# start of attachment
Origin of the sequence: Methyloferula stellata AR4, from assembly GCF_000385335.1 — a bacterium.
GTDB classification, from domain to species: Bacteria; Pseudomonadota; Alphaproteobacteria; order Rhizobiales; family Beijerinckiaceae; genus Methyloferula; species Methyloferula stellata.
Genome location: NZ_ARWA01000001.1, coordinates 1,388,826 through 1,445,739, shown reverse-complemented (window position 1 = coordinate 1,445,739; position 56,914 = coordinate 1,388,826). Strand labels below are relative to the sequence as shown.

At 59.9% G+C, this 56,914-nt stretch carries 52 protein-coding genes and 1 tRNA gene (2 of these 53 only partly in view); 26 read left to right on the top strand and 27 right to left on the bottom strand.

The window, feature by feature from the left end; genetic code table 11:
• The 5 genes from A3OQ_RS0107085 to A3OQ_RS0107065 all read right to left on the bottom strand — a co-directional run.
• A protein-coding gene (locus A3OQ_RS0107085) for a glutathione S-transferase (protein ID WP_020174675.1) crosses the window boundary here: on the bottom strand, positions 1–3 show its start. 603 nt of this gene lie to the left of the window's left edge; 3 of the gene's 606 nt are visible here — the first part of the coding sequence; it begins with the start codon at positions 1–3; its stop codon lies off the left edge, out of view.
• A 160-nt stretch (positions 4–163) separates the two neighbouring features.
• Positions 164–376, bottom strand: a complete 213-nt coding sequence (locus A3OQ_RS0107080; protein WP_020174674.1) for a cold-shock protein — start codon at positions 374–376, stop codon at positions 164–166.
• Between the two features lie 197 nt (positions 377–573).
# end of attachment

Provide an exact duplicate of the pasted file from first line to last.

Origin of the sequence: Methyloferula stellata AR4, from assembly GCF_000385335.1 — a bacterium.
GTDB classification, from domain to species: Bacteria; Pseudomonadota; Alphaproteobacteria; order Rhizobiales; family Beijerinckiaceae; genus Methyloferula; species Methyloferula stellata.
Genome location: NZ_ARWA01000001.1, coordinates 1,388,826 through 1,445,739, shown reverse-complemented (window position 1 = coordinate 1,445,739; position 56,914 = coordinate 1,388,826). Strand labels below are relative to the sequence as shown.

At 59.9% G+C, this 56,914-nt stretch carries 52 protein-coding genes and 1 tRNA gene (2 of these 53 only partly in view); 26 read left to right on the top strand and 27 right to left on the bottom strand.

The window, feature by feature from the left end; genetic code table 11:
• The 5 genes from A3OQ_RS0107085 to A3OQ_RS0107065 all read right to left on the bottom strand — a co-directional run.
• A protein-coding gene (locus A3OQ_RS0107085) for a glutathione S-transferase (protein ID WP_020174675.1) crosses the window boundary here: on the bottom strand, positions 1–3 show its start. 603 nt of this gene lie to the left of the window's left edge; 3 of the gene's 606 nt are visible here — the first part of the coding sequence; it begins with the start codon at positions 1–3; its stop codon lies off the left edge, out of view.
• A 160-nt stretch (positions 4–163) separates the two neighbouring features.
• Positions 164–376, bottom strand: a complete 213-nt coding sequence (locus A3OQ_RS0107080; protein WP_020174674.1) for a cold-shock protein — start codon at positions 374–376, stop codon at positions 164–166.
• Between the two features lie 197 nt (positions 377–573).